Wednesday, 25 April 2018

Did FDA Set Stage For Salmonella Outbreak?

Preemptive Steps Taken by FDA Seen As Disrupting Kratom Supplies and Forcing Reliance on “Substandard” Product; Salmonella Issue Shows Need for Properly Regulated Marketplace, Not DEA Scheduling that Would Ban Product; No Persuasive Case on Addiction or Death Made on Scientific Grounds Against Herb.

The U.S. Food and Drug Administration (FDA) may have inadvertently contributed to the current small number of kratom-associated salmonella cases (fewer than 150 out of 1 million from all sources annually) when it preemptively imposed import restrictions on the herb and also focused on banning kratom rather than regulating its manufacture consistent with good manufacturing practices used with other supplements, according to statements made today during a news conference of leading kratom scientists.

By imposing an effective ban on importing kratom (including seizures at ports), the FDA forced manufacturers to shift from high-quality sources of the herb to lesser suppliers, thus increasing the potential for issues such as salmonella, which had never previously been an issue with kratom in the U.S. Further, the risk of adulteration and other issues increased when the FDA opted to push for a ban of kratom, rather than enforcing the mandatory 2007 current good manufacturing practice (CGMP) rule for dietary supplements, which also would have reduced salmonella risks.

Cautioning against the demonization of kratom, the scientists underscored the fact that the history of use by three million or more Americans and recent published scientific surveys indicate the herb is not a significant public health problem (including death and addiction) and is consumed in much the same way as many other botanical dietary supplements widely and legally available across the United States. Further, in some cases kratom is a lifeline away from often deadly opioids.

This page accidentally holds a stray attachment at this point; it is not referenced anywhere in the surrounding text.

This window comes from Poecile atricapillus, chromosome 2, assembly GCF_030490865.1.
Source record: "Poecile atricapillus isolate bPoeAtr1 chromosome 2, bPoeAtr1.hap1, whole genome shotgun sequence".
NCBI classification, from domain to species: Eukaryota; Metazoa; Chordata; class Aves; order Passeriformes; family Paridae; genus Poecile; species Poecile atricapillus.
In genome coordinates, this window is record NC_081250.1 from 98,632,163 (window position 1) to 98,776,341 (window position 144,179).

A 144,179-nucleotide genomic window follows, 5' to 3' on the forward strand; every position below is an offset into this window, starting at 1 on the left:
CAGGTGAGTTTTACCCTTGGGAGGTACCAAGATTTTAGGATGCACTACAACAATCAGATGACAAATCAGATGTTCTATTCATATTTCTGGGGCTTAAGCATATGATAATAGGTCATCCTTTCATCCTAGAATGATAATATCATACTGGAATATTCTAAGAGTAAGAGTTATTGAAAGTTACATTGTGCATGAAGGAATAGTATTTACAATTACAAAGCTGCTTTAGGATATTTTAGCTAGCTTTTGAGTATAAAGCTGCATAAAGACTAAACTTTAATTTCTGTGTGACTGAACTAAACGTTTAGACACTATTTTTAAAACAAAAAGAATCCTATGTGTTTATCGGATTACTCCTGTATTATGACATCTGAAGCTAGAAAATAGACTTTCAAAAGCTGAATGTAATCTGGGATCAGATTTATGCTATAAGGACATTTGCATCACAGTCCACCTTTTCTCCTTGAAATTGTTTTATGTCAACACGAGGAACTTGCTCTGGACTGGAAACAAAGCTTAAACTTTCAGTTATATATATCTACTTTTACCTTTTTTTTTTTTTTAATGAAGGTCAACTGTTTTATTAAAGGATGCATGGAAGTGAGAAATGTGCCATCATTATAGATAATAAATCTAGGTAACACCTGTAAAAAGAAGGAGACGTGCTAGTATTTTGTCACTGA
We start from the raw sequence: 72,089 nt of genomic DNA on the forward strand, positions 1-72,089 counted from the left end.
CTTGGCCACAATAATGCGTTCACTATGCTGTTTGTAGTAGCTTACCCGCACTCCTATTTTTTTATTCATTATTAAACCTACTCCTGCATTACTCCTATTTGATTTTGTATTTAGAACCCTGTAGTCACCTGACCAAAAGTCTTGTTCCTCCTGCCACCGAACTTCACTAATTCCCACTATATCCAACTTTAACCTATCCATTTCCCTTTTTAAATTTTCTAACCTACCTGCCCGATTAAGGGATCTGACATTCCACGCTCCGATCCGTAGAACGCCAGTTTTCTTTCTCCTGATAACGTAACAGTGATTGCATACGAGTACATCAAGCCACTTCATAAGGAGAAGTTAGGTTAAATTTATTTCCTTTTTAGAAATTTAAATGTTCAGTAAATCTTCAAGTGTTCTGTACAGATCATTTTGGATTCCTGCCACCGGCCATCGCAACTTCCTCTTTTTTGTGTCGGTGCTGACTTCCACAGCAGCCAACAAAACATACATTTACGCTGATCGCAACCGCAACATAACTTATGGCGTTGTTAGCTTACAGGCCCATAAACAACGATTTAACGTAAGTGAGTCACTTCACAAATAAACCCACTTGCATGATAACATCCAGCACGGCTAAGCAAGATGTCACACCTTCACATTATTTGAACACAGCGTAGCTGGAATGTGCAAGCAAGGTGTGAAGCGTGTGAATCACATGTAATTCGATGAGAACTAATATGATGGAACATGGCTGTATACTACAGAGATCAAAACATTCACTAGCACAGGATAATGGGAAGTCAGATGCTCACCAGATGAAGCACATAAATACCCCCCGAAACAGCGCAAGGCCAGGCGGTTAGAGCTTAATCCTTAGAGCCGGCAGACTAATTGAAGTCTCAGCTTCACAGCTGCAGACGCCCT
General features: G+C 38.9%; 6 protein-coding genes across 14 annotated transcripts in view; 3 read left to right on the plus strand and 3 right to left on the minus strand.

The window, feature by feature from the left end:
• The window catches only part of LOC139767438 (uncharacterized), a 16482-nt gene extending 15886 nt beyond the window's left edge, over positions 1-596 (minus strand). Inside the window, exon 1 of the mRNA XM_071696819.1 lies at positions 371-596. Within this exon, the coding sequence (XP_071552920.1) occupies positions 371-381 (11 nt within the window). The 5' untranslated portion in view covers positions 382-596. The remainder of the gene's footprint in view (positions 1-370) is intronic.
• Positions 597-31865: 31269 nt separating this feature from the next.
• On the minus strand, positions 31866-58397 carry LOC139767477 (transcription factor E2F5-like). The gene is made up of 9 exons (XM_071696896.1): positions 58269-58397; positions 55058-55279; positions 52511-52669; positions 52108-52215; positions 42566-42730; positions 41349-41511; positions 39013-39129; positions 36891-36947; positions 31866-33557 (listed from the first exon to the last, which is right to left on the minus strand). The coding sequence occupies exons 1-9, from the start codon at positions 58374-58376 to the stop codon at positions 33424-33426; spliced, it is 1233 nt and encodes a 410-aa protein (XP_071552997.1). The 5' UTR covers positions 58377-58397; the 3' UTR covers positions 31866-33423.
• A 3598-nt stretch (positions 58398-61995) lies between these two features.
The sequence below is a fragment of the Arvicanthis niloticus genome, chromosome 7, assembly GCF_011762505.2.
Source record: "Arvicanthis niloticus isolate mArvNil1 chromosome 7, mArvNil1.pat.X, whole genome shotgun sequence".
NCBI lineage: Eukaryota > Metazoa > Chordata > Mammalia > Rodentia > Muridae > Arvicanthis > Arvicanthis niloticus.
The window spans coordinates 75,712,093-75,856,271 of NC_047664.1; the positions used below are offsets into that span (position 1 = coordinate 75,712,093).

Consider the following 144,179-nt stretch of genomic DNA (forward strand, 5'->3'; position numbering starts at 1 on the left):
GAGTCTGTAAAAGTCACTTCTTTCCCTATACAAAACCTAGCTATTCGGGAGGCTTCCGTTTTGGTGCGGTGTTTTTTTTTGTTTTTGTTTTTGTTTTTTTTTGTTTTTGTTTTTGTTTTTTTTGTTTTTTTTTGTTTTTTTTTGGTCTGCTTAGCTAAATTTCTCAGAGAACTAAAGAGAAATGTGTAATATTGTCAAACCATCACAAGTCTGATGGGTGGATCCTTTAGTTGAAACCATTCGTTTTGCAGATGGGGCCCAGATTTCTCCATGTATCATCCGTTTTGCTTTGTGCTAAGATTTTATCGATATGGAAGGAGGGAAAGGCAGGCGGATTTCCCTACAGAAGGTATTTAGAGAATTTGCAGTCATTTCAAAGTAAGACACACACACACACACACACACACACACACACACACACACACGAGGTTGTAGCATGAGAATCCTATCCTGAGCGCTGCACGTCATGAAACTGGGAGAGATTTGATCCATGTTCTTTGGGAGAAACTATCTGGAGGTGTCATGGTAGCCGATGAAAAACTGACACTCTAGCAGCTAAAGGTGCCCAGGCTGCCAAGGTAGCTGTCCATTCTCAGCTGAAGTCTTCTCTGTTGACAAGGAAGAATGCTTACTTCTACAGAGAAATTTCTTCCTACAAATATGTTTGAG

Paula N. Brown, Ph.D., director of applied research, BC Institute of Technology, Canada Research chair, Phytoanalytics and adjunct professor of biology, University of British Columbia, states:

“The salmonella outbreak is not a reflection on kratom per se and underscores the need for FDA enforcement, not scheduling. The FDA’s designation of kratom alkaloids as opioids is consequential for both regulation and quality of marketed products. While traditional use is not a standard of evidence recognized in the US, where market access is based on presence prior to 1994, ultimately the focus needs to be ensuring the public has access to products that are safe and of high quality.

"The FDA issued import alert that permits automatic detention of kratom materials without physical examination, has resulted in several kratom product being seized at ports and has forced many existing consumers to obtain products through internet distributors and dubious sources. The recent salmonella contamination of kratom products highlights the inconsistent enforcement of the mandatory 2007 current good manufacturing practice (CGMP) rule for dietary supplements by the FDA. The import alert and failure to enforce CGMP regulations has forced kratom products into an illicit market where adulterated and substandard products may flourish while driving legitimate products out of the marketplace.?"

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